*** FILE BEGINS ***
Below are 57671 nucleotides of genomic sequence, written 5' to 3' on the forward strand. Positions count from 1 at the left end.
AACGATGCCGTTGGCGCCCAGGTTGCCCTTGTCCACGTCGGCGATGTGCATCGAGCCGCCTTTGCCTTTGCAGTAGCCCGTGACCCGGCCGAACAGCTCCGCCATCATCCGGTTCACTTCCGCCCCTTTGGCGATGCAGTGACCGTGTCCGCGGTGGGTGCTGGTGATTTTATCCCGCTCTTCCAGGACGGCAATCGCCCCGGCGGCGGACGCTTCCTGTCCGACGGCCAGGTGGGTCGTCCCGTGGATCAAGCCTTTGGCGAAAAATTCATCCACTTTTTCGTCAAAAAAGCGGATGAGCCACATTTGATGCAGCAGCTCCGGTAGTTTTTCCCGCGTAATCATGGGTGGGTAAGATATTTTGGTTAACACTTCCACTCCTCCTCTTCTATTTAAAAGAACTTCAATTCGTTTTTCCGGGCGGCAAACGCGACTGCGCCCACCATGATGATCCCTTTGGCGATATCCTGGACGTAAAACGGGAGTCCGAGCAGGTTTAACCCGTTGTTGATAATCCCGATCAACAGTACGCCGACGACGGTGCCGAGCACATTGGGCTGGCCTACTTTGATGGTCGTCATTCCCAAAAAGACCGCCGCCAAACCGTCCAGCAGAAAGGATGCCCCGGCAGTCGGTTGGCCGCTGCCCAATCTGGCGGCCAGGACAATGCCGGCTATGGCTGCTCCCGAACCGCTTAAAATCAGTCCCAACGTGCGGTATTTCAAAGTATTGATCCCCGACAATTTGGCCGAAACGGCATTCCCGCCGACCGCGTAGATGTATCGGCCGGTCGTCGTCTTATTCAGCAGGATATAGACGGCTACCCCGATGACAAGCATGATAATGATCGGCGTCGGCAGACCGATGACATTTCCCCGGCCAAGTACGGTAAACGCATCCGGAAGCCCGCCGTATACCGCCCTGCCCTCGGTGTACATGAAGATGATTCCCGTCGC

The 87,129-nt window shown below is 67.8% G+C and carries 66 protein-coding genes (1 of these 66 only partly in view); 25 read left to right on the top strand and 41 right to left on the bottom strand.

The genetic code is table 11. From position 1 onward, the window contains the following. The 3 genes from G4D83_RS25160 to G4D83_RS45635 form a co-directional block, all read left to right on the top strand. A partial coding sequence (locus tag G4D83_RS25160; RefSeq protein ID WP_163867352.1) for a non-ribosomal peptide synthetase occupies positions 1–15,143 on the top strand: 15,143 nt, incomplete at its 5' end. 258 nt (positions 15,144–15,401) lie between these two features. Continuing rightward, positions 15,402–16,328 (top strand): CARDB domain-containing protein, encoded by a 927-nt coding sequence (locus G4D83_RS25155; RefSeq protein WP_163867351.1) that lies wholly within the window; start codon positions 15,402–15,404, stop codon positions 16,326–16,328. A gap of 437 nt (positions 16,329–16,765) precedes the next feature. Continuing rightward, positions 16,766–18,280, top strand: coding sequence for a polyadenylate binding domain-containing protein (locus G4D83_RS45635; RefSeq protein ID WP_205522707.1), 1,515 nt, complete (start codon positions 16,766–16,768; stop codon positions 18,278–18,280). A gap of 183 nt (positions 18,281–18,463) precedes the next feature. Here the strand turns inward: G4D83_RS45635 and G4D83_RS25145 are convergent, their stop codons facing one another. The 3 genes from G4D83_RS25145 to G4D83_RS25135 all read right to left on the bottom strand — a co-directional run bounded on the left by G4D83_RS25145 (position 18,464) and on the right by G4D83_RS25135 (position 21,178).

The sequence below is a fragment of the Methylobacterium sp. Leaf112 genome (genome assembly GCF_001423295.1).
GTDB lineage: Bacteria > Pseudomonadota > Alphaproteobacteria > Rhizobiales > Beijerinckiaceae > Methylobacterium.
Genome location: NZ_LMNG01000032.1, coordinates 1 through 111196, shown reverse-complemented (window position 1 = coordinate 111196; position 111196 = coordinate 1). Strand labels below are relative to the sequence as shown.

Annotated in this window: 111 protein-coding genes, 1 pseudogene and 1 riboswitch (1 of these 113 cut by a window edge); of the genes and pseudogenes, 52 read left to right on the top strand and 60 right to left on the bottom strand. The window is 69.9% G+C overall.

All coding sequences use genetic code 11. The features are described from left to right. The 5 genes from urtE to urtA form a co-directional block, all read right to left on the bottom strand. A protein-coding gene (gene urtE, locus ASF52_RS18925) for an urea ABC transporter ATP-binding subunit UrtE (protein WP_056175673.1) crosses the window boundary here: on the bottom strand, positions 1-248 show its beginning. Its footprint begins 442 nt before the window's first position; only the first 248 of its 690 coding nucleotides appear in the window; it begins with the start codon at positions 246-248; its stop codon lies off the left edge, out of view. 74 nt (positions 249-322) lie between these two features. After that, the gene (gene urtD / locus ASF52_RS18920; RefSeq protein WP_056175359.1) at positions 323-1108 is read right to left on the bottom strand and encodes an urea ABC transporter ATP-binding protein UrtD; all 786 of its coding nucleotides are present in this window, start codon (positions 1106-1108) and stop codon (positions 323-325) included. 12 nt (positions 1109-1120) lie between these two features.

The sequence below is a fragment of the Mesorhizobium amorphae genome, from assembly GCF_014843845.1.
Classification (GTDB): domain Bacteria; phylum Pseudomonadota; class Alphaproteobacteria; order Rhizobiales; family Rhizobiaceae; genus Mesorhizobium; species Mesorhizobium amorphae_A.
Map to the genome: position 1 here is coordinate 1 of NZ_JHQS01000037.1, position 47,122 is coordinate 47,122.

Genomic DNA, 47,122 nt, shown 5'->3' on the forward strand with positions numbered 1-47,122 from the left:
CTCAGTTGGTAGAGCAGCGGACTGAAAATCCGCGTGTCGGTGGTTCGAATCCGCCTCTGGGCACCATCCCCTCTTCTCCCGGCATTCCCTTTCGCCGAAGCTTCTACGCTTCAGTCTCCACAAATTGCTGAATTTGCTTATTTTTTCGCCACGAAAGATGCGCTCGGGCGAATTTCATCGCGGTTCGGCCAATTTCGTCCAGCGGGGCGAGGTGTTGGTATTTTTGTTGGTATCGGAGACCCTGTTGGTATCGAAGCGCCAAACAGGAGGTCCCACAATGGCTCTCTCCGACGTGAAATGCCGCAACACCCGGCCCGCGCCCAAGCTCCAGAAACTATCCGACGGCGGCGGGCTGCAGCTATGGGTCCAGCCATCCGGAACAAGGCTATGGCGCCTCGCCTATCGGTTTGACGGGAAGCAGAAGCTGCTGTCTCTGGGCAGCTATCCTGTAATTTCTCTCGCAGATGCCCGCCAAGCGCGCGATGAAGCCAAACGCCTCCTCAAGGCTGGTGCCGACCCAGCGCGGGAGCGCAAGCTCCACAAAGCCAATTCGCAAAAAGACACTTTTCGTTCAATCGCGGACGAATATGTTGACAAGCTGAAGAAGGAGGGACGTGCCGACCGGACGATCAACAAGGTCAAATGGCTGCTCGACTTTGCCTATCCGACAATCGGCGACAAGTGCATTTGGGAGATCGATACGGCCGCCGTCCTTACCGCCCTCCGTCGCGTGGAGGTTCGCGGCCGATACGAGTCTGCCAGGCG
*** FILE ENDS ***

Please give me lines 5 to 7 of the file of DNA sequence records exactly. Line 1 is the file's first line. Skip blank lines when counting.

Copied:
The sequence below is a fragment of the Methylobacterium sp. Leaf112 genome (genome assembly GCF_001423295.1).
GTDB lineage: Bacteria > Pseudomonadota > Alphaproteobacteria > Rhizobiales > Beijerinckiaceae > Methylobacterium.
Genome location: NZ_LMNG01000032.1, coordinates 1 through 111196, shown reverse-complemented (window position 1 = coordinate 111196; position 111196 = coordinate 1). Strand labels below are relative to the sequence as shown.